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UMOR DEI Annual Status Report

The University of Michigan Office of Research's Diversity, Equity and Inclusion (DEI) Implementation Team collected feedback from all UMOR units to prepare and submit a report to the Office of the Provost regarding DEI activities and achievements. A summary of implementation highlights is provided below.

Year One Implementation Highlights

  • UMOR is assessed as a whole, but consists of 15 units ranging from seven to 120 employees. Even our largest units are small compared to most academic units. Not all strategies will work for all units. Some units have been undergoing reorganization, so DEI could not be prioritized. Climate is likely different across all UMOR units.
    Results of the university’s staff climate survey will be reported for all units together. If not, staff could likely be identified because of low numbers in many units. However, this will limit units from identifying possible DEI issues within their unit. The same issues will likely affect the upcoming faculty surveys. Many UMOR staff are completely supported by sponsored research. If we are requiring DEI activities or training, we need to provide funding for the time these staff members spend on DEI activities.
    If funding must come from current administrative budgets, something instead must be cut. If there are no resources provided, there may be a backlash against DEI activities. Many UMOR units focus on STEM fields, where applicant pools are not reflective of population diversity. Providing DEI training locations on north campus or at the North Campus Research Complex would facilitate greater participation from UMOR staff. The number of spaces available in STRIDE (Strategies and Tactics for Recruiting to Increase Diversity and Excellence) programs each year is not sufficient to meet our goal of all UMOR faculty taking the class, let alone all other U-M faculty who may want to participate.
  • Overall, our implementation was aided by significant buy-in from UMOR leadership. There were multiple levels of participation on the DEI committee ranging from associate vice presidents to administrative staff members, and contributing members from multiple UMOR units. The engagement of all levels and units provided a variety of perspectives and showed that everyone not only had the opportunity to contribute, but wanted to do so. The University Climate Survey also served as a catalyst to the UMOR community, as evidenced by the significantly higher-than-average response rates across all UMOR units. UMOR staff participated in the recent university-wide All Staff Climate Survey at the rate of 72.5 percent, compared to 46.5 percent for the university as a whole.

UMOR used a multitude of processes to collect information and to evaluate what worked and what needs work. These included local committees in our various units, a dedicated email address to the UMOR DEI Implementation Team, as well as a DEI template report form that was sent to all unit directors to request input for our annual report. We will continue using these mechanisms to continue assessing and updating our Strategic Plan beyond Year Two.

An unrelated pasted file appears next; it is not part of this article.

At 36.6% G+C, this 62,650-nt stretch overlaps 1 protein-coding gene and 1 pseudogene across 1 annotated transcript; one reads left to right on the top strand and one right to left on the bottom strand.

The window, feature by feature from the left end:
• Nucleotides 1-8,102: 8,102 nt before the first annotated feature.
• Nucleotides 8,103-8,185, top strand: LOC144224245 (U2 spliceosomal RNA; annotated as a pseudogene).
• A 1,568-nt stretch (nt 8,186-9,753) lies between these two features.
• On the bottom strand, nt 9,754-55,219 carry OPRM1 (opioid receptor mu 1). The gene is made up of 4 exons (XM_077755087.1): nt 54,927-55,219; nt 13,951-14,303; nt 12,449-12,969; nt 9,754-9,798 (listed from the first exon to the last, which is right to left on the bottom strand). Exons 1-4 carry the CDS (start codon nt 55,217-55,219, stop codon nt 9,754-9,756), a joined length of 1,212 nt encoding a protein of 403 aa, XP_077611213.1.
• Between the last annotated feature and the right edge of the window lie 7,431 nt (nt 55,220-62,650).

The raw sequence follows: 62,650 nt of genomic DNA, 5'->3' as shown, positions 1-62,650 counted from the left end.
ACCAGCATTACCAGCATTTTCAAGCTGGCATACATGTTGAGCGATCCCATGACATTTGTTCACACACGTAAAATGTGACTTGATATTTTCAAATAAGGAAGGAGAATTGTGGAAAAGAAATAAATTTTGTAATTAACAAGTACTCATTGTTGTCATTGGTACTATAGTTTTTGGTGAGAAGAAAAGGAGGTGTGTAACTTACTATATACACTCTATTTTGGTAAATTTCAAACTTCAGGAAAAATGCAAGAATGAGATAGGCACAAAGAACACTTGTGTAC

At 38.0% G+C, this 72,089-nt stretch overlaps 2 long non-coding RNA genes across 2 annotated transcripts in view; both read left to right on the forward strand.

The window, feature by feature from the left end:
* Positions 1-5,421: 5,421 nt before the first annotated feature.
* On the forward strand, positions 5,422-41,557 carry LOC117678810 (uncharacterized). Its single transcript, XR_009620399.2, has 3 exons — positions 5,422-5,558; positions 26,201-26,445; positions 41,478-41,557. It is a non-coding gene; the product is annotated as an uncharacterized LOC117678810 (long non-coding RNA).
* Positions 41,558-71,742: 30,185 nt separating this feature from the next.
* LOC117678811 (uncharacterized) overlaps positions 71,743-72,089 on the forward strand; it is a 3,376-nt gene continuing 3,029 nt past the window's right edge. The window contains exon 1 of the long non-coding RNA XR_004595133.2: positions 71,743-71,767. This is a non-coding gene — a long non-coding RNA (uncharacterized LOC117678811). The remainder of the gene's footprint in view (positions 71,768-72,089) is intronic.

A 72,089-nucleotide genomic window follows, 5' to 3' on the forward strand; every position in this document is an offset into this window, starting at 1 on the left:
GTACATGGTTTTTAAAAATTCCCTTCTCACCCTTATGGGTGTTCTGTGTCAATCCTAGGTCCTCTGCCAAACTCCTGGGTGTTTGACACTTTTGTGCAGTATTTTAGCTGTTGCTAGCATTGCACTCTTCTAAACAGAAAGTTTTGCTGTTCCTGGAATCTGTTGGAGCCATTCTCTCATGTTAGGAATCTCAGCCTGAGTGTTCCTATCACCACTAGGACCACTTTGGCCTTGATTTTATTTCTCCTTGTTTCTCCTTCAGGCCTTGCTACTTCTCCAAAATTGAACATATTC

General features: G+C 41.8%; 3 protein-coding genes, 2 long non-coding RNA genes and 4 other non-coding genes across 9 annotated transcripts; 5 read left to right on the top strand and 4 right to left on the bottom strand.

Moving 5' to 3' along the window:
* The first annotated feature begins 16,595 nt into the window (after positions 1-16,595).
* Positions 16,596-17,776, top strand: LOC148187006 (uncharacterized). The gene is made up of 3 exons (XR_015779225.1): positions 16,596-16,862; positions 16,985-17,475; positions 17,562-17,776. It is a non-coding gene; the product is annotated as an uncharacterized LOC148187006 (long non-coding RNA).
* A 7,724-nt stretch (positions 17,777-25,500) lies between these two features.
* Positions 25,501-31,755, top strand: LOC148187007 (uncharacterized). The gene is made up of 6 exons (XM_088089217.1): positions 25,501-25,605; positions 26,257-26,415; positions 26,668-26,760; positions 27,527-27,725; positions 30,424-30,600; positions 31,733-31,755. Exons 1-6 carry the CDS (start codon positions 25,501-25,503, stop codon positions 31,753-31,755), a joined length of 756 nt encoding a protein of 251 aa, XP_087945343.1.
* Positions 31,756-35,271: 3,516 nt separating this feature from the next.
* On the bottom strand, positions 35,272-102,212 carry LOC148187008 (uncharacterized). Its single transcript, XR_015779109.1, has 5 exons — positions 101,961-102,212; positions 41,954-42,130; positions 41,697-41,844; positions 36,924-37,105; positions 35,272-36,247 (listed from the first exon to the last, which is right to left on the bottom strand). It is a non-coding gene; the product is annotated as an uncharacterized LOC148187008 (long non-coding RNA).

A systematic review of websites and communications for promotion of DEI goals was conducted. Two units, the Office of Research and Sponsored Projects (ORSP) and the Institute for Research on Women and Gender (IRWG), developed unique plans to evaluate their communications for promotion of DEI goals. ORSP staff reviewed 198 pages of their website, 250 email communications, all other digital materials, such as videos and invitations, and all their print materials. They created a work plan to improve the ADA compliance of their website, as well as to supplement their stock photography account images with more inclusive images. ORSP also is working to improve signage and accessibility of events without infringement on major religious holidays. ORSP has plans in place to make sure future developments in their content remain ADA accessible.

IRWG staff took a slightly different approach, drawing a random sample of 55 communications pieces from the 2016-17 academic year, including 10 website pages, 10 event flyers, 10 email newsletters, 15 Facebook posts and 10 Calls for Proposals, and rating them according to pre-set criteria for inclusiveness and diversity. These efforts confirmed that some of IRWG’s accessibility efforts have saturated through everyday communications, but that some barriers to inclusiveness remain, which will be addressed in the upcoming year. Both these communications review plans show how units can take different strategies to self-review, showing areas for improvement even in cases where past efforts have already been somewhat successful. We are considering a plan to broaden the information collection and analysis effort that was spearheaded by IRWG.


We are all eagerly looking forward to soon receiving the results of the anonymous staff survey that was conducted earlier this spring. We will then share the findings with the entire UMOR community.


As always, the university’s DEI implementation leads value input and encourage everyone to send feedback or questions to Questions and comments specific to UMOR can be sent to